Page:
This article discusses the use of Mind Maps as an aid for managing your life. Our examples relate to the GTD and/or Covey methods of time management and planning. However, mind maps can be used in a lot of different ways, and are great for problem solving. Quoting from the Wikipedia:
A mind map is a diagram used to represent words, ideas, tasks or other items linked to and arranged radially around a central key word or idea. It is used to generate, visualize, structure and classify ideas, and as an aid in study, organization, problem solving, decision making, and writing.
I can’t recall when I was first introduced to mind mapping: it may have been as long as a half-century! No joke. I seem to have a vague recollection of an elementary school introduction to it, but I really don’t trust memories that go back that far. Regardless, I was introduced to it professionally about 10 years ago, while working with a former educator who was big on using mind maps to facilitate brainstorming sessions. I loved how well it worked in those situations and began tinkering with it as a planning aid.
My first substantial use of it began a couple of years ago. In talking with a publisher friend, the subject of using mind maps in time management came up, and he arranged with the good folks at Mindjet for me to receive complimentary licenses of MindManager. That put me in the mind map equivalent of hog heaven:
I used MindManager to lay out mind maps for my retirement, for detailing a few specific work-related projects, for organizing my thoughts on a few philosophical concepts, and so on.
The ability to link mind maps together and to link a mind map item to a document or spreadsheet turned out being very useful.
I could easily add pictures to a mind map. And, I could easily change a map. A nice luxury after my experience with hand-drawing them.
It helped me to think of things that my more linear modes of brainstorming had not. And, of course that is one of the advantages of mind maps: because it is a tool most of us do not use day in and day out, it causes us to think a bit differently when we do use it. It is for this reason I thought it would be good to remind you of the use of mind mapping as a potential tool for your toolkit.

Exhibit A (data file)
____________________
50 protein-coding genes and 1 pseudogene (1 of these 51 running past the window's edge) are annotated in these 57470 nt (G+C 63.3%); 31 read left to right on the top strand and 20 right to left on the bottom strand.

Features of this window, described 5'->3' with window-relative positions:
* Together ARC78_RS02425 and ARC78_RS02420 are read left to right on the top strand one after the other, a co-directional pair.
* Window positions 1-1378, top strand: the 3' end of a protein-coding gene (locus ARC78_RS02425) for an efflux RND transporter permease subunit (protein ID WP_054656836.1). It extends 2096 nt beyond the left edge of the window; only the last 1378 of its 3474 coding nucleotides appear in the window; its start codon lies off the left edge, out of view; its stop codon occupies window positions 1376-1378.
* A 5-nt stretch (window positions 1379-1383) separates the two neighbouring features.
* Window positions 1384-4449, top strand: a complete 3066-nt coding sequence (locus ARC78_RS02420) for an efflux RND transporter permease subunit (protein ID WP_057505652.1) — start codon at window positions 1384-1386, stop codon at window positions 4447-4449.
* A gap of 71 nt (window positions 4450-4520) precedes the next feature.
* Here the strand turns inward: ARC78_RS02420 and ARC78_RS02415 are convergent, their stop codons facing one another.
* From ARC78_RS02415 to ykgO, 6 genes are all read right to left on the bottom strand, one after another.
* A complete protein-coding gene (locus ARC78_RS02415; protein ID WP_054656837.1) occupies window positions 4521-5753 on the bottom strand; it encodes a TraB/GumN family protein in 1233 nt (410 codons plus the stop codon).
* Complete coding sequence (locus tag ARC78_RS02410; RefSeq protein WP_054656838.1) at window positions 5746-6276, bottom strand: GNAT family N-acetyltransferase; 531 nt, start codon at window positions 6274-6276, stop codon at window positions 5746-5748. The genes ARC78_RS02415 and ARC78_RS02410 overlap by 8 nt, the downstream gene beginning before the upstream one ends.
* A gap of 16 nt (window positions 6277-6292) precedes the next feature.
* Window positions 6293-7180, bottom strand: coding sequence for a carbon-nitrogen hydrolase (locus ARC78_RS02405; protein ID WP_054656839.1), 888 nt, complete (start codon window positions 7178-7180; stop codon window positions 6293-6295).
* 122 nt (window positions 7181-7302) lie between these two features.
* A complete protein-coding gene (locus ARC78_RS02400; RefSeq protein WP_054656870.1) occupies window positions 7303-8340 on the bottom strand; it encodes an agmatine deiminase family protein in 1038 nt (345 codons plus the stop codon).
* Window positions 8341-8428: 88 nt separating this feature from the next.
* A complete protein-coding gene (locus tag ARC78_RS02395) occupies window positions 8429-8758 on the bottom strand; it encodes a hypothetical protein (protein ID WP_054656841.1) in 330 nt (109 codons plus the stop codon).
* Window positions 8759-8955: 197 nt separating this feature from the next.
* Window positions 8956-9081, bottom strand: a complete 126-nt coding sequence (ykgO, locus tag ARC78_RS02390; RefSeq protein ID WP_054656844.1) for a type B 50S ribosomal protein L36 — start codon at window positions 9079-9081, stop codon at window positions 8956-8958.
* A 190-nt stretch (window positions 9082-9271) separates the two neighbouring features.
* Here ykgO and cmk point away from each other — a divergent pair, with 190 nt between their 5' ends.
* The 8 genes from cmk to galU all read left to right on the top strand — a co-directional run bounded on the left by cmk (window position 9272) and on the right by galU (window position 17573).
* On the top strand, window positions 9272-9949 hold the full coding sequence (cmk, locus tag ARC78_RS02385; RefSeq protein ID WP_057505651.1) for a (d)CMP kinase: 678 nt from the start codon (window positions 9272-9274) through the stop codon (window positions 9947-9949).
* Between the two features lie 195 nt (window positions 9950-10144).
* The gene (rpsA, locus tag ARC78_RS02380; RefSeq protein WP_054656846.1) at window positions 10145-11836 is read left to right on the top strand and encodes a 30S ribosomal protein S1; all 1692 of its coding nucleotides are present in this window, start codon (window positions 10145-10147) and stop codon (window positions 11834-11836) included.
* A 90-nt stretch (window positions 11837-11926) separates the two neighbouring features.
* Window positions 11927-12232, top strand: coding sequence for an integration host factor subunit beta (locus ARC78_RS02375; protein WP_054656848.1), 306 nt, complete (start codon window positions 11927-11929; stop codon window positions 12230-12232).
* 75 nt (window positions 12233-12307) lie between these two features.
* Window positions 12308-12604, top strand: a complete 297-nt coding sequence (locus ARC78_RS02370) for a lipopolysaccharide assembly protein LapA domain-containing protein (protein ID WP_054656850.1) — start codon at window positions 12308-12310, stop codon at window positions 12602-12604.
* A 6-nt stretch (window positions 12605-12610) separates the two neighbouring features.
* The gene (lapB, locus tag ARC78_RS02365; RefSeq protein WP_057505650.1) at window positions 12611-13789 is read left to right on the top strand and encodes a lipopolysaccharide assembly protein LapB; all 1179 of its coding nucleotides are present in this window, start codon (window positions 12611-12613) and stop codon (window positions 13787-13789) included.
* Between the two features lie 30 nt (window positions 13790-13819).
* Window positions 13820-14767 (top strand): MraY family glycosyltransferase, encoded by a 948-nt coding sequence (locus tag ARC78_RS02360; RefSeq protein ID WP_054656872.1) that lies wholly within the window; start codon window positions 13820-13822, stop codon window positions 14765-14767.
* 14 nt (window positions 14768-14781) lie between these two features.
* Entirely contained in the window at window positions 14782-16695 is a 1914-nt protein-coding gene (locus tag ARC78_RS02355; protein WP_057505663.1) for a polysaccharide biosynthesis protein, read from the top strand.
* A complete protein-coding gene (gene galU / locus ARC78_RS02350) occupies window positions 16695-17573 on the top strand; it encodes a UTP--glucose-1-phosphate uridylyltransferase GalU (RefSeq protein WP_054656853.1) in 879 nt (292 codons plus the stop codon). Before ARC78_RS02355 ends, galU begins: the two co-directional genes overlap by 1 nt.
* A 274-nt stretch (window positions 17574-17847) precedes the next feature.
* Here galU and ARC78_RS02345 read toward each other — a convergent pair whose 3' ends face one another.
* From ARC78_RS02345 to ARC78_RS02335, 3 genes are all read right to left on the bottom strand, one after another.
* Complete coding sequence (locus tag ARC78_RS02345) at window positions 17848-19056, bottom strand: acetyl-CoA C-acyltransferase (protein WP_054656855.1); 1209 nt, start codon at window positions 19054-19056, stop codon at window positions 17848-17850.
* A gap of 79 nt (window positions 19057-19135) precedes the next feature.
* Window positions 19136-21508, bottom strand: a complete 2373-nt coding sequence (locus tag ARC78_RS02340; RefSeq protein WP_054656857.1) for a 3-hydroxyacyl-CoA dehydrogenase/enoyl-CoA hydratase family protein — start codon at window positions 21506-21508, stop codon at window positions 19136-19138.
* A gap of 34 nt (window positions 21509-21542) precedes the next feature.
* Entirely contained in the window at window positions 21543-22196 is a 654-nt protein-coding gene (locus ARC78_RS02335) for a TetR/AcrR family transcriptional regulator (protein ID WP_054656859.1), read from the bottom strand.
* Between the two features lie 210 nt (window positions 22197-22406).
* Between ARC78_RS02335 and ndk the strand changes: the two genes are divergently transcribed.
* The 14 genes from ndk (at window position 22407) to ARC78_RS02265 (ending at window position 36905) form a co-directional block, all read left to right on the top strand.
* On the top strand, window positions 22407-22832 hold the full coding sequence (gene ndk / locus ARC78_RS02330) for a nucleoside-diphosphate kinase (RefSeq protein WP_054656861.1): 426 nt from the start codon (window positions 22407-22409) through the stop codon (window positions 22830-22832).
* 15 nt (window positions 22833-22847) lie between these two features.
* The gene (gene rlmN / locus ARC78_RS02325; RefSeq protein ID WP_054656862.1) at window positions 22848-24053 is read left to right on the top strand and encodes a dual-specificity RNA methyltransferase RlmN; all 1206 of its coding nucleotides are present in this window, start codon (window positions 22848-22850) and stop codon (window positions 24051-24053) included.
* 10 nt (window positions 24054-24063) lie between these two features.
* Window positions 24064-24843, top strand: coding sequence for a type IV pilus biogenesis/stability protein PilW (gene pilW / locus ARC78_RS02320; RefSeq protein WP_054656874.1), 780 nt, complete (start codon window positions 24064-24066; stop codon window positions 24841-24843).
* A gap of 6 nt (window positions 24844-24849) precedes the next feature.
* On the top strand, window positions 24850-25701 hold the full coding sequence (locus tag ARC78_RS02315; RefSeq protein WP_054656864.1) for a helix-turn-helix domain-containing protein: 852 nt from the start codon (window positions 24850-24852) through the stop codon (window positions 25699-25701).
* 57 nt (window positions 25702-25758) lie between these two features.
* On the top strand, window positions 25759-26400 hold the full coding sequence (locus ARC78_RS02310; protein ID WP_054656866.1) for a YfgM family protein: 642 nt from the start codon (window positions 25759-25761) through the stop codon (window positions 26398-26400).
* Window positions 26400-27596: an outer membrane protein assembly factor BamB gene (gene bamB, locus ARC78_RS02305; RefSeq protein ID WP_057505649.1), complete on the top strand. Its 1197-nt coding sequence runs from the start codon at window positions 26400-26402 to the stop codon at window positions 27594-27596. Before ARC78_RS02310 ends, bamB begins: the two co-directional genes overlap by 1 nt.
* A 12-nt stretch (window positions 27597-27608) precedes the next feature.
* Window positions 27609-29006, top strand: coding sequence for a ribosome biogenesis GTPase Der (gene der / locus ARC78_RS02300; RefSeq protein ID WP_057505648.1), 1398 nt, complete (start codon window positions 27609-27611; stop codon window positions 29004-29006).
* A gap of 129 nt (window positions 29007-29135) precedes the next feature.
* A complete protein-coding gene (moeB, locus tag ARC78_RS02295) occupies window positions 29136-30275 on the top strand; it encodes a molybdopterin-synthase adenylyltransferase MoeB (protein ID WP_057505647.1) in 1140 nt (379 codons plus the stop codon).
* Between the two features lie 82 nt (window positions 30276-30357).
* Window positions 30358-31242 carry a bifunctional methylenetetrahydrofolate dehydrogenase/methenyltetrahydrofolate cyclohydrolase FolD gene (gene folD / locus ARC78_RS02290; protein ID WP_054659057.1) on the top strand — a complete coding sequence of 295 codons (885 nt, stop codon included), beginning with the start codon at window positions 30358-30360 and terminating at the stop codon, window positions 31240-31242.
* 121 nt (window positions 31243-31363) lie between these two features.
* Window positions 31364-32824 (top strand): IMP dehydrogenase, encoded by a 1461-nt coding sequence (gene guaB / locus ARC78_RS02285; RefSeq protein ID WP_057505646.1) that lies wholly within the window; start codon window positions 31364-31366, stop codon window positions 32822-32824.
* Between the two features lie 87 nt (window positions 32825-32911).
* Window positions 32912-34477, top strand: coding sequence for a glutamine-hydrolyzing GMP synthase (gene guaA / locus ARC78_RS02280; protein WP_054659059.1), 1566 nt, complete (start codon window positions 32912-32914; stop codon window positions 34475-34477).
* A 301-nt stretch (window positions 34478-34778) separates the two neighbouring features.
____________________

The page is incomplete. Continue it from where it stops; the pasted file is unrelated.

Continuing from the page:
So, let’s get to some examples. You can download all of the examples used here in this zipped download, which has the three examples saved in MindManager 7 format. [The file is about 250KB.]
Example 1: GTD Areas of Focus Mind Map
A simple GTD use of mind maps is a mapping of your GTD Areas of Focus, which are somewhat analogous to Roles in the Covey system. My use of it in this way is not to do a detailed map of everything going on in my Areas of Focus, but to brainstorm pieces that might be missing.
Example 2: GTD Altitudes Mind Map
Of course it’s easy to extend this sort of map to all the GTD “Altitudes.” I have provided a generic implementation of this in the following mind map: GTD Altitudes Mind Map.
This map also subtly shows one of the nice benefits of using software for mind mapping, vice using the hand-drawn method: you can expand or collapse an element by clicking on it.
So, in this example, the details of the 20,000 and 30,000 ft altitudes are shown, while the details of the 40,000 and Life elevations are hidden, allowing one to focus on the former two without distraction. Of course, with a couple of simple clicks, the details for all of them can be made available.
Example 3: Covey Roles Mind Map
Mind mapping is also a good way to develop/visualize your goals within a Covey Roles context. If you are a fan of using Covey Roles to organize your life.
In this article I just wanted to make you aware of mind mapping and give you some samples to illustrate the concepts. If you would like to see more samples, there are a ton of them on the Mindjet site. If there is sufficient interest in this topic, we may explore it further.